On November 5, 1930, Mineo and his lieutenant Steve Ferrigno were murdered in the courtyard of an apartment building on Pelham Parkway in the Bronx. Earlier in the week, several Maranzano gunmen had rented a first floor apartment in the building. Their actual target was Masseria, who had been observed entering the building earlier in the week. However, when the gunmen saw Mineo and Ferrigno in the garden, they seized the opportunity and shot both of them from the apartment window.
After Mineo's death, Francesco "Frank" Scalice became crime family boss. He immediately switched allegiance from Masseria to Maranzano, who was emerging as the winner in the gang war. It has been theorized that Scalise had arranged a secret deal with Maranzano to kill Mineo and become the organization boss, but Maranzano forces were able to eliminate Mineo without Scalise's help. On April 15, 1931, Joe Masseria was shot and killed in a Coney Island restaurant and the Castellammarese War was over.
- Critchley, David (2009). The Origin of Organized Crime in America. New York: Routledge. pp. 157, 182–183.
- "Two Men Shot Dead in Bronx Gun-Trap" (PDF). New York Times. November 6, 1930. Retrieved October 15, 2015.
In a carefully executed plot, two men suspected of racketeering activities were killed yesterday while walking through the garden of the Alhambra Apartments, 750-60 Pelham Parkway, the Bronx, by shotgun and pistol bullets fired from a groundfloor apartment ambuscade. ...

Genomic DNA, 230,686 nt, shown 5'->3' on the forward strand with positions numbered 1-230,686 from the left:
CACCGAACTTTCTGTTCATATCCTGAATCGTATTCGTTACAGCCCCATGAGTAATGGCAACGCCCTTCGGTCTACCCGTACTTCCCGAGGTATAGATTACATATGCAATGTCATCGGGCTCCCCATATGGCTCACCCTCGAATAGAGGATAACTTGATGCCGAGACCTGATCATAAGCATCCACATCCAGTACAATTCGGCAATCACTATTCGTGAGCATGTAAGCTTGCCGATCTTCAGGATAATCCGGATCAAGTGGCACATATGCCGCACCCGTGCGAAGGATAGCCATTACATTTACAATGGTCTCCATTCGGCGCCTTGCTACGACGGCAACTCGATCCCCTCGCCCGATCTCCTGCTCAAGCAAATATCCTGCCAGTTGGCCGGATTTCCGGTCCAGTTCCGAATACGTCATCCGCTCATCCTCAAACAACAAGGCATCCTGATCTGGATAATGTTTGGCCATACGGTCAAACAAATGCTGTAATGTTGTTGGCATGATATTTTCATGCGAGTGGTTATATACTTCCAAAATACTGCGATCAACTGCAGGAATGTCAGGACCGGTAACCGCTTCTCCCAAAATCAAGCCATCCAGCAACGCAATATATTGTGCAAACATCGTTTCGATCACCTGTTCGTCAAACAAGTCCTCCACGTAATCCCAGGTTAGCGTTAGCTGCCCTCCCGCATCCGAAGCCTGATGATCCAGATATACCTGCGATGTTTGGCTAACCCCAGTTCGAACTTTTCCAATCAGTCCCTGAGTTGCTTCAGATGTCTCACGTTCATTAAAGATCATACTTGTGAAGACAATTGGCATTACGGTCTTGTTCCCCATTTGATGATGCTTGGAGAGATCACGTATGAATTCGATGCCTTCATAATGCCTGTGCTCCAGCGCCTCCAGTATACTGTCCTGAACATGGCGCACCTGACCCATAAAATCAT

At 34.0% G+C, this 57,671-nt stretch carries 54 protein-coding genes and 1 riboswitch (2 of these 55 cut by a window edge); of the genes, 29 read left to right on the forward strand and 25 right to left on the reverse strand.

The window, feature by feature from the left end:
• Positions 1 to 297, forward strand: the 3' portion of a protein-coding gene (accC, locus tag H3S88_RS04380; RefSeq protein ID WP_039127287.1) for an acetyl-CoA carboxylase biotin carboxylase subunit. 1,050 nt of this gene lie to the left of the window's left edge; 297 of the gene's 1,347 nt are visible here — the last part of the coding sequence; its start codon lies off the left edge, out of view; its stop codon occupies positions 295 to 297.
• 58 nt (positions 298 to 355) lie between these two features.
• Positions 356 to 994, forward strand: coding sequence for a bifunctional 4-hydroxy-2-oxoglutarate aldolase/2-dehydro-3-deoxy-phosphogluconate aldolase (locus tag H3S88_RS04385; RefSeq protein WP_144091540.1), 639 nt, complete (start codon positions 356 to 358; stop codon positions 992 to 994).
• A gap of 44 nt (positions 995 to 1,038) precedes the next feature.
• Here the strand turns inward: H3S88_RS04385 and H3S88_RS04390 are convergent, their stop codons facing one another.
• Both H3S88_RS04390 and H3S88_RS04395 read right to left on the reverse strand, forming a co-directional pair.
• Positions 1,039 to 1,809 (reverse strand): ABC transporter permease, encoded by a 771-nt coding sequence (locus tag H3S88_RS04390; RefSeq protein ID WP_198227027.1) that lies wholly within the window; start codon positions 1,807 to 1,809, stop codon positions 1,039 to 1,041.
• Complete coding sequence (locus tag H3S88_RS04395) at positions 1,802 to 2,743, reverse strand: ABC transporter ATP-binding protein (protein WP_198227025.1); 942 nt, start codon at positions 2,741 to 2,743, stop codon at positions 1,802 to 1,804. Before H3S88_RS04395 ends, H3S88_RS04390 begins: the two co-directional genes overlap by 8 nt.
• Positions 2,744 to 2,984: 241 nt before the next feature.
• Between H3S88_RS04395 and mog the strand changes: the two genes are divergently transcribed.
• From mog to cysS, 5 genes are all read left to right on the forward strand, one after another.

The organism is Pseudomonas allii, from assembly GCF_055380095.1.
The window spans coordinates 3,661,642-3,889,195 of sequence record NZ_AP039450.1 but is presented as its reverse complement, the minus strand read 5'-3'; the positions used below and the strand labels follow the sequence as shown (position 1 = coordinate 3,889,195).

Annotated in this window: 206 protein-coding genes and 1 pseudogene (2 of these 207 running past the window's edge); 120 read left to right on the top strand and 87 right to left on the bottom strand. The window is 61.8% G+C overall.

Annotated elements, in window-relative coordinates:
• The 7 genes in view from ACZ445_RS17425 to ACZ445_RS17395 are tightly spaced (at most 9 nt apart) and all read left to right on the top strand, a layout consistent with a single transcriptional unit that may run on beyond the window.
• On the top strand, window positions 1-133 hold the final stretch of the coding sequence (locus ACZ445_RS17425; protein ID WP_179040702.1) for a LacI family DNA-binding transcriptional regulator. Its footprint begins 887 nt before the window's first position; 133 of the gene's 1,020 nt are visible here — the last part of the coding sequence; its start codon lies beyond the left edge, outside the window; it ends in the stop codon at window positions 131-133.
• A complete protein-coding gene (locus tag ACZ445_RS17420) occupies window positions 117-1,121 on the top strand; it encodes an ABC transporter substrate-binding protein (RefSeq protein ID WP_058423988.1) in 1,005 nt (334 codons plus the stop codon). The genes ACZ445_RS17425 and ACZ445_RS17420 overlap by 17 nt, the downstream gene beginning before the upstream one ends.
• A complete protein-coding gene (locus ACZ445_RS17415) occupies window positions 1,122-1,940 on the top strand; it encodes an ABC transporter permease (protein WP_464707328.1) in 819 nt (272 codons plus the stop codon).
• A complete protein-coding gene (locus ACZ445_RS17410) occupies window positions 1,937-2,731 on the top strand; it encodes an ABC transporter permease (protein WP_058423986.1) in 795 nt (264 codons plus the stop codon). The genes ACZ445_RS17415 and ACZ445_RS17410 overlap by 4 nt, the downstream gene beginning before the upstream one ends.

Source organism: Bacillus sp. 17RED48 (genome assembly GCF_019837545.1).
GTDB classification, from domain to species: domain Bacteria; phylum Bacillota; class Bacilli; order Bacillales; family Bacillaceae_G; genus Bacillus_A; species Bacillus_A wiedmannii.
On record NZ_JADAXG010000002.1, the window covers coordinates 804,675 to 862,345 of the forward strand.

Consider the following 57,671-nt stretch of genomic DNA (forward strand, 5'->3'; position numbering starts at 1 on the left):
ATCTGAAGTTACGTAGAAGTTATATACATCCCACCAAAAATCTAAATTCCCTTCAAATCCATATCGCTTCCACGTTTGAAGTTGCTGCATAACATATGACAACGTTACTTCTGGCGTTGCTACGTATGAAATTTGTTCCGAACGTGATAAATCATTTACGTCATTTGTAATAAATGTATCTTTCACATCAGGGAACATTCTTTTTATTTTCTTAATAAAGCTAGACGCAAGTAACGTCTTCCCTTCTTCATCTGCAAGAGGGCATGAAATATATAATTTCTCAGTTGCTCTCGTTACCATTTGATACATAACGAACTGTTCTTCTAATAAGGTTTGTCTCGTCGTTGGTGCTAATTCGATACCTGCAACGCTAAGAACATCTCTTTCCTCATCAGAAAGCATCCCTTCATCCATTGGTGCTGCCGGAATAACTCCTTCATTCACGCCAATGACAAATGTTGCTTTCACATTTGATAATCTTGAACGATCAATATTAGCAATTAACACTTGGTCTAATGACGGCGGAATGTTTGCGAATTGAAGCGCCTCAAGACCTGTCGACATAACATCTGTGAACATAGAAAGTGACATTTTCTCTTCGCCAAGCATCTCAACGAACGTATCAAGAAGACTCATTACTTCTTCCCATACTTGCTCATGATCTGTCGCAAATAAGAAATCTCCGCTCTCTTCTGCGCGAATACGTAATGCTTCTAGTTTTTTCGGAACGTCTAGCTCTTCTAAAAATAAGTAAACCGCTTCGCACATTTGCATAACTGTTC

- Abadinsky, Howard (2010). Organized crime (9th ed.). Belmont, Calif.: Wadsworth/Cengage Learning. ISBN 0-495-59966-2.
- "Racket Chief Slain By Gangster Gunfire" (PDF). New York Times. April 16, 1931. Retrieved October 15, 2015.
It took ten years and a lot of shooting to get Giuseppe Masseria - he was Joe the Boss to the underworld - but his enemies found him with his back turned yesterday in a little Italian restaurant in Coney Island, and when they walked out into
- Bigart, Homer (October 3, 1963). "Police Deride Valachi Data as Stale Rumor and Gossip" (PDF). New York Times. Retrieved 23 November 2011.
- Struggle for Control - The Gangs of New York, article by Jon Black at GangRule.com
- Manfredi Mineo at Find a Grave
| Gambino crime family